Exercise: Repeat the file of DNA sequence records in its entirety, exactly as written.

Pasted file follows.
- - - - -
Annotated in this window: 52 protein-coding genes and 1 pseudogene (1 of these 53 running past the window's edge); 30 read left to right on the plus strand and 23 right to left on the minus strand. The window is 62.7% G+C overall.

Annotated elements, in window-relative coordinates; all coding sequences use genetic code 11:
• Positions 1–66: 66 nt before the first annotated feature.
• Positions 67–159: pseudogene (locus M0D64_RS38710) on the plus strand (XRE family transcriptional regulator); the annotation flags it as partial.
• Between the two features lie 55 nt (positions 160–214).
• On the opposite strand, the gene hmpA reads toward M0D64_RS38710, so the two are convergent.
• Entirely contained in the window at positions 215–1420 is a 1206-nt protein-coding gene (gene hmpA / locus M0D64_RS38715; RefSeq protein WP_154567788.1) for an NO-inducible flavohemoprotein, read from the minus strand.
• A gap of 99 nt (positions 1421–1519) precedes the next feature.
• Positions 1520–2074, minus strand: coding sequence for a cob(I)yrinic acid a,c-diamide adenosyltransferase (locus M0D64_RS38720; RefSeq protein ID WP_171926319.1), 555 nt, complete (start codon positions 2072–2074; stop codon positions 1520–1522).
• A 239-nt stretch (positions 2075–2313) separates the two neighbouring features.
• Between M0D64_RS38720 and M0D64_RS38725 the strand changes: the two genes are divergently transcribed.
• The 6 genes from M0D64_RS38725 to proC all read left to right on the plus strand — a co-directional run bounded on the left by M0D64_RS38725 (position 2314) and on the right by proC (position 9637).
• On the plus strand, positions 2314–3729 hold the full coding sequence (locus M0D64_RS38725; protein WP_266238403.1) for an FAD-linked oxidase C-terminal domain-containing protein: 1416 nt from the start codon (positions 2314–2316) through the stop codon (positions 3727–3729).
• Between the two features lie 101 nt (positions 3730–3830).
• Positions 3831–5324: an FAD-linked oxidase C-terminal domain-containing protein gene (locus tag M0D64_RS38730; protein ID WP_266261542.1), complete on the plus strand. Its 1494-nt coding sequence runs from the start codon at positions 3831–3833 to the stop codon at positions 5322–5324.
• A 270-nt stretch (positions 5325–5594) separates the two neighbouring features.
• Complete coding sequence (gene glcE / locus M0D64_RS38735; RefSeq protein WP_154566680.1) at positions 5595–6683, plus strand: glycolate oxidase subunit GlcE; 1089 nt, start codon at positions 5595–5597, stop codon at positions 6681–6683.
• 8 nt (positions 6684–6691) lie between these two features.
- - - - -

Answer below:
Annotated in this window: 52 protein-coding genes and 1 pseudogene (1 of these 53 running past the window's edge); 30 read left to right on the plus strand and 23 right to left on the minus strand. The window is 62.7% G+C overall.

Annotated elements, in window-relative coordinates; all coding sequences use genetic code 11:
• Positions 1–66: 66 nt before the first annotated feature.
• Positions 67–159: pseudogene (locus M0D64_RS38710) on the plus strand (XRE family transcriptional regulator); the annotation flags it as partial.
• Between the two features lie 55 nt (positions 160–214).
• On the opposite strand, the gene hmpA reads toward M0D64_RS38710, so the two are convergent.
• Entirely contained in the window at positions 215–1420 is a 1206-nt protein-coding gene (gene hmpA / locus M0D64_RS38715; RefSeq protein WP_154567788.1) for an NO-inducible flavohemoprotein, read from the minus strand.
• A gap of 99 nt (positions 1421–1519) precedes the next feature.
• Positions 1520–2074, minus strand: coding sequence for a cob(I)yrinic acid a,c-diamide adenosyltransferase (locus M0D64_RS38720; RefSeq protein ID WP_171926319.1), 555 nt, complete (start codon positions 2072–2074; stop codon positions 1520–1522).
• A 239-nt stretch (positions 2075–2313) separates the two neighbouring features.
• Between M0D64_RS38720 and M0D64_RS38725 the strand changes: the two genes are divergently transcribed.
• The 6 genes from M0D64_RS38725 to proC all read left to right on the plus strand — a co-directional run bounded on the left by M0D64_RS38725 (position 2314) and on the right by proC (position 9637).
• On the plus strand, positions 2314–3729 hold the full coding sequence (locus M0D64_RS38725; protein WP_266238403.1) for an FAD-linked oxidase C-terminal domain-containing protein: 1416 nt from the start codon (positions 2314–2316) through the stop codon (positions 3727–3729).
• Between the two features lie 101 nt (positions 3730–3830).
• Positions 3831–5324: an FAD-linked oxidase C-terminal domain-containing protein gene (locus tag M0D64_RS38730; protein ID WP_266261542.1), complete on the plus strand. Its 1494-nt coding sequence runs from the start codon at positions 3831–3833 to the stop codon at positions 5322–5324.
• A 270-nt stretch (positions 5325–5594) separates the two neighbouring features.
• Complete coding sequence (gene glcE / locus M0D64_RS38735; RefSeq protein WP_154566680.1) at positions 5595–6683, plus strand: glycolate oxidase subunit GlcE; 1089 nt, start codon at positions 5595–5597, stop codon at positions 6681–6683.
• 8 nt (positions 6684–6691) lie between these two features.